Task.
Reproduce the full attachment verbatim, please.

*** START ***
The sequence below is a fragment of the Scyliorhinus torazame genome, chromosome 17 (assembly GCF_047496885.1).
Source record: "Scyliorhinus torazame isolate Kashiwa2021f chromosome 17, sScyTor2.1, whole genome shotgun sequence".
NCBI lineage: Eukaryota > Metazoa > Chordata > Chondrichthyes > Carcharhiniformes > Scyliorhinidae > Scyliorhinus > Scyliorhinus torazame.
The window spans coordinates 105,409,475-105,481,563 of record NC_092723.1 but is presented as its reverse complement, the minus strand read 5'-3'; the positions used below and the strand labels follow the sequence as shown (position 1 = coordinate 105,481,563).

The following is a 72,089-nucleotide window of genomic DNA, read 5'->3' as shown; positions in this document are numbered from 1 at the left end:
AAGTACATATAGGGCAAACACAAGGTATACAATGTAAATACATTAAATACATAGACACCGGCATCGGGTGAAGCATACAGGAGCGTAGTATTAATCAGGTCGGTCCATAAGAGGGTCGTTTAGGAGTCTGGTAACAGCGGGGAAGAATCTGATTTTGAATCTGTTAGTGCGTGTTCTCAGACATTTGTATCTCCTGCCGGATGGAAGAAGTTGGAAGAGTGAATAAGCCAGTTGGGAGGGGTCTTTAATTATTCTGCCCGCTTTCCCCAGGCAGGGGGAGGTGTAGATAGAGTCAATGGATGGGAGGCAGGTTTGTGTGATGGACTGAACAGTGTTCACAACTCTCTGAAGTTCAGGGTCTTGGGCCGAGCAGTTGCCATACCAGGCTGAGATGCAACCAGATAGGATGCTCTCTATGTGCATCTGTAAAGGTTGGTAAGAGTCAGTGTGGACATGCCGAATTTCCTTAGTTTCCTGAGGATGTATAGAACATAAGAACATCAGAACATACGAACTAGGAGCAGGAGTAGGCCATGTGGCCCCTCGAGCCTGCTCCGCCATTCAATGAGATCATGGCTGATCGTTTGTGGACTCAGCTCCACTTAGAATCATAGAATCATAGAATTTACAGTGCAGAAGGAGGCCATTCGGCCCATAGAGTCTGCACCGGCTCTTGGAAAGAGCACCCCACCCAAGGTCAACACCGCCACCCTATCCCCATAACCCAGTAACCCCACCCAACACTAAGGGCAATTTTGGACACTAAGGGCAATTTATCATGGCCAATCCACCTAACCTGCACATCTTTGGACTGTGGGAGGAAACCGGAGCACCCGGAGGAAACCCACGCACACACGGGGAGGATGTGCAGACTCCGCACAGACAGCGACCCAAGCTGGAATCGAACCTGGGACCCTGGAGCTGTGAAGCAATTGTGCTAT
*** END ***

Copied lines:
The sequence below is a fragment of the Scyliorhinus torazame genome, chromosome 17 (assembly GCF_047496885.1).
Source record: "Scyliorhinus torazame isolate Kashiwa2021f chromosome 17, sScyTor2.1, whole genome shotgun sequence".
NCBI lineage: Eukaryota > Metazoa > Chordata > Chondrichthyes > Carcharhiniformes > Scyliorhinidae > Scyliorhinus > Scyliorhinus torazame.
The window spans coordinates 105,409,475-105,481,563 of record NC_092723.1 but is presented as its reverse complement, the minus strand read 5'-3'; the positions used below and the strand labels follow the sequence as shown (position 1 = coordinate 105,481,563).

The following is a 72,089-nucleotide window of genomic DNA, read 5'->3' as shown; positions in this document are numbered from 1 at the left end:
AAGTACATATAGGGCAAACACAAGGTATACAATGTAAATACATTAAATACATAGACACCGGCATCGGGTGAAGCATACAGGAGCGTAGTATTAATCAGGTCGGTCCATAAGAGGGTCGTTTAGGAGTCTGGTAACAGCGGGGAAGAATCTGATTTTGAATCTGTTAGTGCGTGTTCTCAGACATTTGTATCTCCTGCCGGATGGAAGAAGTTGGAAGAGTGAATAAGCCAGTTGGGAGGGGTCTTTAATTATTCTGCCCGCTTTCCCCAGGCAGGGGGAGGTGTAGATAGAGTCAATGGATGGGAGGCAGGTTTGTGTGATGGACTGAACAGTGTTCACAACTCTCTGAAGTTCAGGGTCTTGGGCCGAGCAGTTGCCATACCAGGCTGAGATGCAACCAGATAGGATGCTCTCTATGTGCATCTGTAAAGGTTGGTAAGAGTCAGTGTGGACATGCCGAATTTCCTTAGTTTCCTGAGGATGTATAGAACATAAGAACATCAGAACATACGAACTAGGAGCAGGAGTAGGCCATGTGGCCCCTCGAGCCTGCTCCGCCATTCAATGAGATCATGGCTGATCGTTTGTGGACTCAGCTCCACTTAGAATCATAGAATCATAGAATTTACAGTGCAGAAGGAGGCCATTCGGCCCATAGAGTCTGCACCGGCTCTTGGAAAGAGCACCCCACCCAAGGTCAACACCGCCACCCTATCCCCATAACCCAGTAACCCCACCCAACACTAAGGGCAATTTTGGACACTAAGGGCAATTTATCATGGCCAATCCACCTAACCTGCACATCTTTGGACTGTGGGAGGAAACCGGAGCACCCGGAGGAAACCCACGCACACACGGGGAGGATGTGCAGACTCCGCACAGACAGCGACCCAAGCTGGAATCGAACCTGGGACCCTGGAGCTGTGAAGCAATTGTGCTAT